And then he’ll feign surprise and say, “MY NAME IS SNICKERBOTTOMS, TOO! I FOUND YOU! WE MUST BE FAMILY!” and then he throws his arms around my neck and laughs hysterically and wants to play the game all over again.

He loves it. I do, too.

Last year – The Two-Oh-Oh-Eight – was wonderful and exciting and challenging and hard. It was overwhelming at times. There were some difficult patches for sure, and I’m being as vague as possible, you see, because LET’S KEEP IT LIGHT, PEOPLE. LET’S KEEP IT LIGHT AND THEN LET’S LAUGH ABOUT SOMETHING, THIS IS HOW I OPERATE.

So, in short: while there were definitely some bright spots, more often than not in 2008 it seemed like I was forever standing before God and just flat-out wrestling with all my stinkin’ sin and mistakes and selfishness and failures and stubbornness. And fear. OH my word at the fear. And worry. And etc. and so on and so forth.

But.

In the midst of all that.

God did the coolest thing.

I have long contended that I have the sweetest friends and family in the whole wide world, and if you don’t believe me then you should meet them and then you’d see and then you’d probably want to be friends with them, too, and that is understandable, really, because they are all quite fabulous. Most of those sweet friends have been in my life since high school or college, and I kid you not that one of the great delights of my life is laughing with them about everything and nothing. Those girls know my faults like nobody’s business (I’m prideful. I don’t like to talk about my problems or my weaknesses. I’m moody. The list goes on and on.) and love me anyway. I love them to pieces.

So in terms of long-time friends, I’ve been beyond blessed. But truth be told, I struggle sometimes when new people come along because I feel like I’m not serious enough or smart enough or holy enough or laid-back enough or disciplined enough or whatever, not to mention that I’m irreverent and sarcastic (I’m going to start calling it “sarTASTIC,” by the way) and loud and waist-deep in the process of working out my junk and figuring out what it means to live a fully surrendered life (OH SWEET MERCY I feel that I’ve hit my introspective limit for 2009 already and PLEASE, CAN WE JUST TALK ABOUT BACON?).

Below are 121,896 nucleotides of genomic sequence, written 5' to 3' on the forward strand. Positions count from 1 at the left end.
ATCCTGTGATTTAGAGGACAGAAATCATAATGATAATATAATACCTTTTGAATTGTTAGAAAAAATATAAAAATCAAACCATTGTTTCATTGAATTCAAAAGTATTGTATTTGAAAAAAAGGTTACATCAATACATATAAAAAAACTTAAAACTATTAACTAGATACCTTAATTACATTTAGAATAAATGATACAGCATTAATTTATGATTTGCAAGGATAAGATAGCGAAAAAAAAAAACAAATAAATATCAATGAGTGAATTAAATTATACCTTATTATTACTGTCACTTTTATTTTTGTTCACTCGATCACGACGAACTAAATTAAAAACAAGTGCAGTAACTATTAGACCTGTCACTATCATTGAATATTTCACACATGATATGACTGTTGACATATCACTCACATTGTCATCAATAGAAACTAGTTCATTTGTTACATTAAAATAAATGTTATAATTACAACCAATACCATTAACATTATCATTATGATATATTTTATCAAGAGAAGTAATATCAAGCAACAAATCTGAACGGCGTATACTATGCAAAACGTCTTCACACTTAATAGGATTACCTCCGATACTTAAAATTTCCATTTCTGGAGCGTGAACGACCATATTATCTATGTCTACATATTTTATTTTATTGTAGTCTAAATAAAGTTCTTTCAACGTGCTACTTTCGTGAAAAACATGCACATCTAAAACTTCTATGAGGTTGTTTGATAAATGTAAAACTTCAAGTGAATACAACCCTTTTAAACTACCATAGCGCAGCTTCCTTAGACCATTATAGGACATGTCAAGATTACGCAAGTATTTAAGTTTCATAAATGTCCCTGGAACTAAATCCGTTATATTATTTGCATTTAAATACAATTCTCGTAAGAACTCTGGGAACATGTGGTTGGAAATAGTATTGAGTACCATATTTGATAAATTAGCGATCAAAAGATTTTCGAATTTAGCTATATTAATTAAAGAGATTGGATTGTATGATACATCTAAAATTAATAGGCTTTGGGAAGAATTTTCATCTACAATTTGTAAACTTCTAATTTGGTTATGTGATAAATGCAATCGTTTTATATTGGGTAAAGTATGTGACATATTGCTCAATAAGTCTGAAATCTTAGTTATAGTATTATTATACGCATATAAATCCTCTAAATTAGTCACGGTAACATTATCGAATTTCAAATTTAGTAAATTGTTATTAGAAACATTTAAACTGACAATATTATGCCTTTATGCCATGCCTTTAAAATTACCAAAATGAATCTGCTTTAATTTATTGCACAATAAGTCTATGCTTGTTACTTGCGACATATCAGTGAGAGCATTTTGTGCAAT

Anyway, the bottom line is this: I can get pretty comfortable with (relative) isolation if I’m not careful. I can start to like isolation if I’m not careful. The fact that I don’t blog about all the ISH-AHS in my life and my family’s life doesn’t make them go away, and if for some reason you think I don’t have ISH-AHS, then please permit me to give you this piece of advice: OH PLEASE DON’T KID YOURSELF.

But in 2008, despite all the Life Junk, God just blessed our socks off through people. Old friends. New friends who were “hit it off” people to such a degree that it almost gave me whiplash. Their names aren’t “Snickerbottoms” or “Picklelemons” or “McTuttlenuts,” but almost every single time I talk to them I want to throw my arms around their neck and hug them to pieces and scream “WE FOUND YOU! WE MUST BE FAMILY!”

So while it’s tempting for me to look back on last year and think mostly about the hard things, what I want to remember about last year are the best things. Because I’ll tell you this right now and you can cross stitch it and frame it and hang it in your living room in the dead-dog center of your wall if you’d like: it’s a whole lot easier to walk through your ish-ahs when there are people in your life who you love and trust – and when they love and trust you right back. Whether they’re family, old friends or new friends, I don’t want to do life without them.